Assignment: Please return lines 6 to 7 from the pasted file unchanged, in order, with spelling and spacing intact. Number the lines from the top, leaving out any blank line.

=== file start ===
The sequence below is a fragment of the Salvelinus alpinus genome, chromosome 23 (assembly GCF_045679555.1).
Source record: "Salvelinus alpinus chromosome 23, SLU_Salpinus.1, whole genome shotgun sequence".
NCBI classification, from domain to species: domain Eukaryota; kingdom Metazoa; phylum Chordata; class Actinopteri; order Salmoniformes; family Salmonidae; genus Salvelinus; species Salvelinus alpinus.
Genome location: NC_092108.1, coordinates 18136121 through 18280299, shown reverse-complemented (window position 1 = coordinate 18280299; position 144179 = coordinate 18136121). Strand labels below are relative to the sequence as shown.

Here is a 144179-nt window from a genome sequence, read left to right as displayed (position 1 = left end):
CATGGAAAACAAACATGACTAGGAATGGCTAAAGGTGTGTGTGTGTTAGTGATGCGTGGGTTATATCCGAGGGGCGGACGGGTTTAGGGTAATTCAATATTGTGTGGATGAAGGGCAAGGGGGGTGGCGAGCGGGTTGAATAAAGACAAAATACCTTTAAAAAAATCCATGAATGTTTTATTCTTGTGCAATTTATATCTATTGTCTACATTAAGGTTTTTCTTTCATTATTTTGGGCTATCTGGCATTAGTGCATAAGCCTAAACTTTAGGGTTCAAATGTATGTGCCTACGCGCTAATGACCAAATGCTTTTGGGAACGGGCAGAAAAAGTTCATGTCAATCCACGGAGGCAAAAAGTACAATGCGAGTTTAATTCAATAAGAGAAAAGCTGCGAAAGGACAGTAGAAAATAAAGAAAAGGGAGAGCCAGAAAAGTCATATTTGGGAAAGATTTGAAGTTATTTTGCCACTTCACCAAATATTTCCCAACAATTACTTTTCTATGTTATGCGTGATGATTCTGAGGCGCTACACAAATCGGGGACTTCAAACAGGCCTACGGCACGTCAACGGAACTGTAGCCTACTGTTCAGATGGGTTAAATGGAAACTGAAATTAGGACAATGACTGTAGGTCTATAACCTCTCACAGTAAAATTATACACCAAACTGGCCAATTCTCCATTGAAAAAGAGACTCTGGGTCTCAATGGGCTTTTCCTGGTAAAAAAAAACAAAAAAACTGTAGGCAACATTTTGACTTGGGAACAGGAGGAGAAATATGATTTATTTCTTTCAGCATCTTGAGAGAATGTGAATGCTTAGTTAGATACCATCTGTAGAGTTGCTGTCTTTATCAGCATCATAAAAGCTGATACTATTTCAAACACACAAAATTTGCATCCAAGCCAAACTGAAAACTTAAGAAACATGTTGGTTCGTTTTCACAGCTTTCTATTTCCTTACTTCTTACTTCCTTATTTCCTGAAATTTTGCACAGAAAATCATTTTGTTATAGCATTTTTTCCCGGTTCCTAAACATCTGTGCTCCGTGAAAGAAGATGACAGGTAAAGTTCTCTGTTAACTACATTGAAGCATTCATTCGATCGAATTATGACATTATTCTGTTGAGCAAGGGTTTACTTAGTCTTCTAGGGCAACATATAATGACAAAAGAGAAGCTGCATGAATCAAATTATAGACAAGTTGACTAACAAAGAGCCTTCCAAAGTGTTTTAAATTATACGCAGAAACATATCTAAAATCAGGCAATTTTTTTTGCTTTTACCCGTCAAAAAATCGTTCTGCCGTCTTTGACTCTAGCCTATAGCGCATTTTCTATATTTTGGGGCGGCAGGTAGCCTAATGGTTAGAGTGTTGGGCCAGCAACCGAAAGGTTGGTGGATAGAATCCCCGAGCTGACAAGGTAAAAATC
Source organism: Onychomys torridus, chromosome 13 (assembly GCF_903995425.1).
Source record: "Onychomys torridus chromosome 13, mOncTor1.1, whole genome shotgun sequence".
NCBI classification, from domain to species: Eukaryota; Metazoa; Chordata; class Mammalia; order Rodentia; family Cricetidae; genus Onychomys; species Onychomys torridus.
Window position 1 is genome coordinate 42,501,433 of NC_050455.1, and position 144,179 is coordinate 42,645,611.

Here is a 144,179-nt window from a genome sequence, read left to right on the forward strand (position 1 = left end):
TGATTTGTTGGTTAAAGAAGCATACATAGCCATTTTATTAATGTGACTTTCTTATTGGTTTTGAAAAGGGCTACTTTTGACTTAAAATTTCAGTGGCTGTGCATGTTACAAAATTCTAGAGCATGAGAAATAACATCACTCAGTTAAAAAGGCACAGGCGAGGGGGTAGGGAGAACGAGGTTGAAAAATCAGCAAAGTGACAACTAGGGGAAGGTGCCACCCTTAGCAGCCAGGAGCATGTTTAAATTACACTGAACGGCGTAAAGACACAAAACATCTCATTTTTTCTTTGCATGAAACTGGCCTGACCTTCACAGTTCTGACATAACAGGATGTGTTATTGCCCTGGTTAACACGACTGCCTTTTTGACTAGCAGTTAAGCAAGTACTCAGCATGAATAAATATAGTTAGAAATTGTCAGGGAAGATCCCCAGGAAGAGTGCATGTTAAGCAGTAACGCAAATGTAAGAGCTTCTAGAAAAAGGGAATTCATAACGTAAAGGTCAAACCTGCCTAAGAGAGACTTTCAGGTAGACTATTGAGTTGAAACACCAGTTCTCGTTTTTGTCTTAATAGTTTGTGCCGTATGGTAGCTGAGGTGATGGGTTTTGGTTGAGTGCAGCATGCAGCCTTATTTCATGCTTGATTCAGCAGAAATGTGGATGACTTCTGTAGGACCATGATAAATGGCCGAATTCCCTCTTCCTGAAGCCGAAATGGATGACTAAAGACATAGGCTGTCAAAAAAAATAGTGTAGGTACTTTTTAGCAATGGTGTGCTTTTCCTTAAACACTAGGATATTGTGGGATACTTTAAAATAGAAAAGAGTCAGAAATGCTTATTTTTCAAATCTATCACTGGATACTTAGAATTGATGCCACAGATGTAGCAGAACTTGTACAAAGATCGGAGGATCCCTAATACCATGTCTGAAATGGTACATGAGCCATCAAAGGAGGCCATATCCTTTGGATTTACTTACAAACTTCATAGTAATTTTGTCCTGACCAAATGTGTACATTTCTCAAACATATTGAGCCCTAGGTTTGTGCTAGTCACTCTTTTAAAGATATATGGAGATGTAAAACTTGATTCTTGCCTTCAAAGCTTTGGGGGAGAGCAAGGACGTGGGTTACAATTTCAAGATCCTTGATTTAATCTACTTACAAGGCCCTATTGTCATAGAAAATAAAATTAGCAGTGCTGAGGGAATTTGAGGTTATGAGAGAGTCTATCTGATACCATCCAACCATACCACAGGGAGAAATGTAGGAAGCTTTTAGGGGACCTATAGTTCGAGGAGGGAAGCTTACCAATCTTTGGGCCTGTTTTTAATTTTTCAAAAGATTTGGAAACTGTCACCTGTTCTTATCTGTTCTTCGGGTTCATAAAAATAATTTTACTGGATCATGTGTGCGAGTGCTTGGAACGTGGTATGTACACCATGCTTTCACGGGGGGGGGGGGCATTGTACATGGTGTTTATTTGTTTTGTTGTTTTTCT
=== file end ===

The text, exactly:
CATGGAAAACAAACATGACTAGGAATGGCTAAAGGTGTGTGTGTGTTAGTGATGCGTGGGTTATATCCGAGGGGCGGACGGGTTTAGGGTAATTCAATATTGTGTGGATGAAGGGCAAGGGGGGTGGCGAGCGGGTTGAATAAAGACAAAATACCTTTAAAAAAATCCATGAATGTTTTATTCTTGTGCAATTTATATCTATTGTCTACATTAAGGTTTTTCTTTCATTATTTTGGGCTATCTGGCATTAGTGCATAAGCCTAAACTTTAGGGTTCAAATGTATGTGCCTACGCGCTAATGACCAAATGCTTTTGGGAACGGGCAGAAAAAGTTCATGTCAATCCACGGAGGCAAAAAGTACAATGCGAGTTTAATTCAATAAGAGAAAAGCTGCGAAAGGACAGTAGAAAATAAAGAAAAGGGAGAGCCAGAAAAGTCATATTTGGGAAAGATTTGAAGTTATTTTGCCACTTCACCAAATATTTCCCAACAATTACTTTTCTATGTTATGCGTGATGATTCTGAGGCGCTACACAAATCGGGGACTTCAAACAGGCCTACGGCACGTCAACGGAACTGTAGCCTACTGTTCAGATGGGTTAAATGGAAACTGAAATTAGGACAATGACTGTAGGTCTATAACCTCTCACAGTAAAATTATACACCAAACTGGCCAATTCTCCATTGAAAAAGAGACTCTGGGTCTCAATGGGCTTTTCCTGGTAAAAAAAAACAAAAAAACTGTAGGCAACATTTTGACTTGGGAACAGGAGGAGAAATATGATTTATTTCTTTCAGCATCTTGAGAGAATGTGAATGCTTAGTTAGATACCATCTGTAGAGTTGCTGTCTTTATCAGCATCATAAAAGCTGATACTATTTCAAACACACAAAATTTGCATCCAAGCCAAACTGAAAACTTAAGAAACATGTTGGTTCGTTTTCACAGCTTTCTATTTCCTTACTTCTTACTTCCTTATTTCCTGAAATTTTGCACAGAAAATCATTTTGTTATAGCATTTTTTCCCGGTTCCTAAACATCTGTGCTCCGTGAAAGAAGATGACAGGTAAAGTTCTCTGTTAACTACATTGAAGCATTCATTCGATCGAATTATGACATTATTCTGTTGAGCAAGGGTTTACTTAGTCTTCTAGGGCAACATATAATGACAAAAGAGAAGCTGCATGAATCAAATTATAGACAAGTTGACTAACAAAGAGCCTTCCAAAGTGTTTTAAATTATACGCAGAAACATATCTAAAATCAGGCAATTTTTTTTGCTTTTACCCGTCAAAAAATCGTTCTGCCGTCTTTGACTCTAGCCTATAGCGCATTTTCTATATTTTGGGGCGGCAGGTAGCCTAATGGTTAGAGTGTTGGGCCAGCAACCGAAAGGTTGGTGGATAGAATCCCCGAGCTGACAAGGTAAAAATC
Source organism: Onychomys torridus, chromosome 13 (assembly GCF_903995425.1).